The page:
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Training for Native Speaker Teachers

Discussion in 'Modern foreign languages' started by Kleeblatt, Jan 28, 2011.

  1. Kleeblatt

    Kleeblatt New commenter

    Does anyone know if a course exists, which aims to help Native speaker teachers of MFL with their use of English in the classroom?
     
  2. Kleeblatt

    Kleeblatt New commenter

    Does anyone know if a course exists, which aims to help Native speaker teachers of MFL with their use of English in the classroom?
     
  3. Not that I know of sorry... it is an interesting one though as I see myself (German national) using a lot of English sometimes
     
  4. henriette

    henriette New commenter

    isn't that part of your PGCE training?
     
  5. I feel as little English as possible and as much of the target languageas possible works best. It can be tedious at the start but pupils quickly get used to it. In fact I have had pupils using my favourite catch phrase "en francais s'il vous plait" when I lapsed recentely and they are not high flyers!...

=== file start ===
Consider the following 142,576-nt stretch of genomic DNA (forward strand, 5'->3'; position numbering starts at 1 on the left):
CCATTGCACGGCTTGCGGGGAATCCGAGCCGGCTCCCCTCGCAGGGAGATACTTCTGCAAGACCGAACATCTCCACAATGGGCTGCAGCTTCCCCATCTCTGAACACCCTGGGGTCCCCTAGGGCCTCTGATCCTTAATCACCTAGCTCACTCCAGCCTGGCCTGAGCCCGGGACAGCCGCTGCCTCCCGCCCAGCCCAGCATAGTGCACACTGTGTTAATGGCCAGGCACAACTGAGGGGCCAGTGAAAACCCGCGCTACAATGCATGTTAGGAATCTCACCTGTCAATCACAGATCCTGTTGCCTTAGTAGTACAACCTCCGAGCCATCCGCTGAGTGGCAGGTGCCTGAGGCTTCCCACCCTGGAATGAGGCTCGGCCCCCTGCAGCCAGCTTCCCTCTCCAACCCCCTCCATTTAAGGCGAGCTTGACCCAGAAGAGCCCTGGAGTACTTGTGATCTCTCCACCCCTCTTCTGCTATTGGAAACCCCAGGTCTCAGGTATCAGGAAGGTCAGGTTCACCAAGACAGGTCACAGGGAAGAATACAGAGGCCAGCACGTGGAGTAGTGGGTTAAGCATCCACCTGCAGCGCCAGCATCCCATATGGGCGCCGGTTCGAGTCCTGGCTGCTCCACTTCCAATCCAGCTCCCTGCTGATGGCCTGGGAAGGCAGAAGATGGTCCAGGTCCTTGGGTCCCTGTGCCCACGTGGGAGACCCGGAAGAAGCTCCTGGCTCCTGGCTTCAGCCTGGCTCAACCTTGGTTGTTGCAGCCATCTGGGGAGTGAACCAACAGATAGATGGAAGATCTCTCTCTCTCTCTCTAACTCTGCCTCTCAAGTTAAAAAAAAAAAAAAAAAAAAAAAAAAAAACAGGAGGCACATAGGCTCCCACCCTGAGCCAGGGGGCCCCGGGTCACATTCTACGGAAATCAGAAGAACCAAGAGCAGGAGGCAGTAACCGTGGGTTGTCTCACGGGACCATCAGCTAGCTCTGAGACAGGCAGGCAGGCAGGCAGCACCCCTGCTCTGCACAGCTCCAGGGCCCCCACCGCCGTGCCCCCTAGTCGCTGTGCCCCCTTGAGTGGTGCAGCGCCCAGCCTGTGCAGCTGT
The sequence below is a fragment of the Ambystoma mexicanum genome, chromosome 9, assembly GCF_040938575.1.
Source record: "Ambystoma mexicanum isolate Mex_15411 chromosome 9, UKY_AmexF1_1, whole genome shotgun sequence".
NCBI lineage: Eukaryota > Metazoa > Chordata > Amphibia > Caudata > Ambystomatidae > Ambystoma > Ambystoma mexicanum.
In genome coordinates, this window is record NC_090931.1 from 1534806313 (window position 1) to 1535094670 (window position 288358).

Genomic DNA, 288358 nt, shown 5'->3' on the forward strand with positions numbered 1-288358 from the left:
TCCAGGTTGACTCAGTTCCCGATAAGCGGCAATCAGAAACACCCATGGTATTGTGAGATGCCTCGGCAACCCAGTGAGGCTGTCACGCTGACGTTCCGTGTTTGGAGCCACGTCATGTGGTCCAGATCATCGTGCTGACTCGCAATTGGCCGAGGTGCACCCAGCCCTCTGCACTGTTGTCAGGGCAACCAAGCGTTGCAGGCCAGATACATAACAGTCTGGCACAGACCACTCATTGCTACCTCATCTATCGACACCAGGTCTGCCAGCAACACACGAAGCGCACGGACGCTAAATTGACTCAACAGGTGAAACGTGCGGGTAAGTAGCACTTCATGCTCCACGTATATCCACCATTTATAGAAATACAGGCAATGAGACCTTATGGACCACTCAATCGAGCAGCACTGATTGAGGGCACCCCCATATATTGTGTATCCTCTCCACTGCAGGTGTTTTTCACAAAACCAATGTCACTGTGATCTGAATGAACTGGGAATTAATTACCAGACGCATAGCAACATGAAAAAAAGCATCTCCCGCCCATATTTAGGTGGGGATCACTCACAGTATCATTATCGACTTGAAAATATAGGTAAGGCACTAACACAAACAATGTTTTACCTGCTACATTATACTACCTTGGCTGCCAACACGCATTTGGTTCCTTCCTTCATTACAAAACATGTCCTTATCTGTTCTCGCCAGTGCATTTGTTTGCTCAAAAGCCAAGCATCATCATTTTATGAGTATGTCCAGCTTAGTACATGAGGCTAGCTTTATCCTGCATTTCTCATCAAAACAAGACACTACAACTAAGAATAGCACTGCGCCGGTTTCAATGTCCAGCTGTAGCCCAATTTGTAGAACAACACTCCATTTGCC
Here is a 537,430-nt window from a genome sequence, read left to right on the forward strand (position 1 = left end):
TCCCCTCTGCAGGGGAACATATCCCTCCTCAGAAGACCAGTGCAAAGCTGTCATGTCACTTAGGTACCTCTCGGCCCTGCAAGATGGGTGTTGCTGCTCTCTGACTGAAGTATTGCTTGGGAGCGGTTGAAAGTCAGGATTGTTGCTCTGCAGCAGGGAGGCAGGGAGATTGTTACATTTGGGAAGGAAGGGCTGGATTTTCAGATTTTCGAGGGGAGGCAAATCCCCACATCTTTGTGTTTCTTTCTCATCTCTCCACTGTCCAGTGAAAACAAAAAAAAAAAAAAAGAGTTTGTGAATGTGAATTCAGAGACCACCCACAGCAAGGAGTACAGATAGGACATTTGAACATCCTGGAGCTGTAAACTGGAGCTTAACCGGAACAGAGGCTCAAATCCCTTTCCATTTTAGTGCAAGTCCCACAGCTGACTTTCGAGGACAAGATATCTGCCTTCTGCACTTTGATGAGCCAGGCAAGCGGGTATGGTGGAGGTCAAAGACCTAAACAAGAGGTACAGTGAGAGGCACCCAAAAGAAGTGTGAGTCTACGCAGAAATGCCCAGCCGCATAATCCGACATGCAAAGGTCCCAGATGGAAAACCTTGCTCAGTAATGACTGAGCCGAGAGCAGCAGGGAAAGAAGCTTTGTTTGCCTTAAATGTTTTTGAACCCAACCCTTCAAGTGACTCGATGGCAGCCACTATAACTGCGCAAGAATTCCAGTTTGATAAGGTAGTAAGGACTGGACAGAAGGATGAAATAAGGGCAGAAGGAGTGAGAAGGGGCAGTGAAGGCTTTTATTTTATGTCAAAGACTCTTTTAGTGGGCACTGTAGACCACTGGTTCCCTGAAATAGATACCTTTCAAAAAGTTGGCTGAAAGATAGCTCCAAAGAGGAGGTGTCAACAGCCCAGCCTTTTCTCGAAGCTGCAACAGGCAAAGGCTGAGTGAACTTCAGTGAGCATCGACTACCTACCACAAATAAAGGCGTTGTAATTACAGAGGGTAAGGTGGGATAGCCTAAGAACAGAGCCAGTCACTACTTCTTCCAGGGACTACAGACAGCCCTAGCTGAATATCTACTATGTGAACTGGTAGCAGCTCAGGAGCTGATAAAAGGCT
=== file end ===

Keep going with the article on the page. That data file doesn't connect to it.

6. catmother

    catmother Lead commenter

    Not sure if I understand this correctly? Do you mean that the teacher cannot speak English very well? If so,it will be a problem for them in and out of the classroom! However,their English will improve pretty quickly once their live here,unless they make the mistake of sharing a house with other native speakers. I recommend watching a lot of tv!
     
  7. noemie

    noemie Occasional commenter

    I think OP probably means report writing, talking to parents, relating to colleagues, etc. We had a two hour lecture at uni and that was it, so yes, it is covered in the PGCE but not in much depth! I actually think it would be really useful, so if any course provider are reading this, get on the case!
     
  8. henriette

    henriette New commenter

    Not sure I agree with you there, Noémie - it sounded to me as though OP is strugglinmg with English in the classroom.
    I had a (Mauritian) Mat Cover a few years ago who struggled in this way - the kids were merciless!!!



     
  9. Kleeblatt

    Kleeblatt New commenter

    Hi all,
    thanks for your responses. Actually, despite my possibly quite bad spelling and grammar in English I am a native speaker. I am actually looking for something for a member of my department, and actually all of your thoughts apply about where she wants to improve.

    She does have some problems talking to colleagues and with report writing, but also kids sometimes struggle to understand her in the classroom. I know that there should be a lot of TL, but there are also a lot of times when English is necesary....
    In any case we found one course which sounds quite good - but the opportunities do seem to be few and far between. For some bative speakers who are teaching MFL I think this could be a really valuable thing to see more of - even if they do get help with it on ITT -we all know that Language acquisition and improvement is a slow process - particualrly as we get older!